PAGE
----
Emerging Water Technology Symposium
Improving Water Quality in Today’s Modern Hygiene Infrastructure on Tap at Seventh Annual Emerging Water Technology Symposium
With the nation’s largest federal investment in water underway in the form of the 2021 Infrastructure Investment and Jobs Act, water quality and water conservation solutions took center stage last week at the biennial Emerging Water Technology Symposium (EWTS).
Co-convened by the American Society of Plumbing Engineers (ASPE), the International Association of Plumbing and Mechanical Officials (IAPMO) and Plumbing Manufacturers International (PMI) in San Antonio, the symposium unveiled solutions for the nation’s most pressing water challenges such as drought, Legionella and other waterborne illnesses, and the quality of the water and sanitation systems in underserved communities.
Following are some highlights from the event.
In delivering his keynote address remotely from Jakarta, Indonesia, Don Johnston, senior operations director for Water.org, spoke about the impact of the global water and sanitation crisis on low-income households — and he also shared some potential solutions. “In about 19 years, we’ve seen water and sanitation access reach more than 45 million people through more than 10 million microloans, with $3.7 billion disbursed to households,” he said.
In his opening remarks, IAPMO Executive Vice President of Advocacy and Research Pete DeMarco pointed to a number of accomplishments for which the EWTS has served as a springboard, including the development of the IAPMO Water Demand Calculator, which updates nearly century old methods for sizing plumbing systems, and the Water Efficiency and Sanitation Standard (WE•Stand), which water-stressed communities can adopt in addition to their existing plumbing codes to accelerate the use of water recycling technologies.
His colleague, Seán Kearney, managing director of IAPMO’s nonprofit International Water, Sanitation and Hygiene Foundation (IWSH), presented compelling public-private partnership solutions underway to solve a decades-long wastewater crisis in the Alabama Black Belt region.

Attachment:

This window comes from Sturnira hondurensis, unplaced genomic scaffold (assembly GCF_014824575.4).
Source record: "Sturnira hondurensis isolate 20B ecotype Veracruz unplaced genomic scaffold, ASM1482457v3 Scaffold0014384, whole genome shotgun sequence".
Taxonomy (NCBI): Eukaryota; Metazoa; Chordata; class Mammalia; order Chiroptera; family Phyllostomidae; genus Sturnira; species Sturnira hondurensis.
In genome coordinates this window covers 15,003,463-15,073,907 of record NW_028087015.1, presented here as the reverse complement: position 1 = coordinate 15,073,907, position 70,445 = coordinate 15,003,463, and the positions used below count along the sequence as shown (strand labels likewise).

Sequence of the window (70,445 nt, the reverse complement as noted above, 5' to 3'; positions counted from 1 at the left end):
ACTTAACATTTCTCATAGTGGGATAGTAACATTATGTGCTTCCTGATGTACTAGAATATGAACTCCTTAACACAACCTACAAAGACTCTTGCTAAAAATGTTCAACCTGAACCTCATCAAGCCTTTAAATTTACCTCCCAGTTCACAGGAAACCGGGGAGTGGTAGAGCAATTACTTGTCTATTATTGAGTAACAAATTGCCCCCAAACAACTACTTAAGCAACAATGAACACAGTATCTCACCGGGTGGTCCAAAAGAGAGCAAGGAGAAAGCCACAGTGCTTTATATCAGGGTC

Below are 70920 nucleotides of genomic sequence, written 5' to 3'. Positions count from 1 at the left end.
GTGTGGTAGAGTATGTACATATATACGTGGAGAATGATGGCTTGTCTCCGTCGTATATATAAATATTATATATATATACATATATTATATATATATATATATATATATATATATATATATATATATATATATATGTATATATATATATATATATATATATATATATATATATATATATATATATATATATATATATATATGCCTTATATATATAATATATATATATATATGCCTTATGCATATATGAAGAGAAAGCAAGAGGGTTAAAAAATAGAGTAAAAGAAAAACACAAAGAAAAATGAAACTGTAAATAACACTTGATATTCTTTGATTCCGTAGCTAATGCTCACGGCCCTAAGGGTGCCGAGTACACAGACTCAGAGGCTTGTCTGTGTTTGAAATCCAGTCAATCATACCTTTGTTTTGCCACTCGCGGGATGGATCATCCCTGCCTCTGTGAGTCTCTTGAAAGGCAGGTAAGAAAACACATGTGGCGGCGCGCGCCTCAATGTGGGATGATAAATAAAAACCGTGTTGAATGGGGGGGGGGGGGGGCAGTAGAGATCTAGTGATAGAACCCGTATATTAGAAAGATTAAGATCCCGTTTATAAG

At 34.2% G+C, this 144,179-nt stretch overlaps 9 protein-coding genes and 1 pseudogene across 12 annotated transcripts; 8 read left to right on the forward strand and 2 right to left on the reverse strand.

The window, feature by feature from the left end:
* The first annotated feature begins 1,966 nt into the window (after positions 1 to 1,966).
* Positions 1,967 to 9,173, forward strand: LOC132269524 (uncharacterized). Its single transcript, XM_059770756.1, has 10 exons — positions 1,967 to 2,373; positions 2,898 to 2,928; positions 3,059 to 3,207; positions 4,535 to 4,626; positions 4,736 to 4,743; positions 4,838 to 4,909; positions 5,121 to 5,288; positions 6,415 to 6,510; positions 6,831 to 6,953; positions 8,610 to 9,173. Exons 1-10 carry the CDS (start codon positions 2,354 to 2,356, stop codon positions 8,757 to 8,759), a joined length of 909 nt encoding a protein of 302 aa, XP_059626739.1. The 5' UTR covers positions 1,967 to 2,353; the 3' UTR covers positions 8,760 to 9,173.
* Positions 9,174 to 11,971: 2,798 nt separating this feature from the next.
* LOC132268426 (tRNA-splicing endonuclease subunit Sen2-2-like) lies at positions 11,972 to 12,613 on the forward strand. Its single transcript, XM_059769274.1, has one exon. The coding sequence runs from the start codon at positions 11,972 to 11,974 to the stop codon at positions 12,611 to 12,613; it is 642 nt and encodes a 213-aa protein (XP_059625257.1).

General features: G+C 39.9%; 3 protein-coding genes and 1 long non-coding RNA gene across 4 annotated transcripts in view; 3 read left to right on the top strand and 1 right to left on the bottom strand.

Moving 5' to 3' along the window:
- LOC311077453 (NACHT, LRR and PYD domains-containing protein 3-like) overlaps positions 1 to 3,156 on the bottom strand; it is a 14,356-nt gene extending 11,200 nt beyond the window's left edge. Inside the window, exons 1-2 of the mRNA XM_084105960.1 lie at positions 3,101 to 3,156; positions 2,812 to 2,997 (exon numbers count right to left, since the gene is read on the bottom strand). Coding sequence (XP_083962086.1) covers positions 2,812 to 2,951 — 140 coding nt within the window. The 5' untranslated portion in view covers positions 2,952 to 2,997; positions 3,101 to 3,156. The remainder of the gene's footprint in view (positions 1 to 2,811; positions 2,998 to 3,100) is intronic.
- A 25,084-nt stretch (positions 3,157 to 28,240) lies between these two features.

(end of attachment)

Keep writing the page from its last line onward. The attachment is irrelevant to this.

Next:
The two-day symposium also included the following:
- Desalination. Keynote speaker Robert Puente, president and CEO of the San Antonio Water System (SAWS), described how his utility achieved the highest bond rating in its history while constructing one of the largest desalination plants in the nation. Puente discussed how SAWS, which serves 2 million customers over four counties, uses advanced metering deployment, “smart” manhole covers, and conservation.
- Sewer capacity. Phillip White, manager of plumbing and mechanical inspections for the city of Vancouver, British Columbia, shared how his city addressed the problem of insufficient sewer capacity when it came to capturing large amounts of rainfall through water reuse technologies. One development, the Oakridge Centre, utilized the IAPMO Water Demand Calculator and is expected to have the largest non-potable water system in North America.
- Legionella mitigation. Special Pathogens Laboratory Executive Vice President/Founder Dr. Janet Stout looked at approaches and products for mitigating the risk of Legionellosis in point-of-use and point-of-entry building water systems. Improved water management requires knowledgeable Legionella prevention and water service providers, which can come from certification to ASSE/IAPMO/ANSI 12080 for Legionella Water Safety and Management Personnel.
Plumbing Manufacturers Institute (PMI) CEO Kerry Stackpole observed that wildfires, flooding and drought that different regions of the United States are experiencing put the plumbing industry front and center on solutions.
“Your active engagement here, in your communities back home, and in the marketplace of ideas, where we will have opportunities to share ideas with one another, will make all the difference,” he said. “You actually are able to turn the dial on this, and I think that’s really exciting.”
If you registered for EWTS 2022, you can access the recordings and materials of the EWTS 2022 presentations here.
If you did not register for EWTS 2022, you can now purchase access to some or all of the presentations.
View photos from Day 1 of EWTS 2022.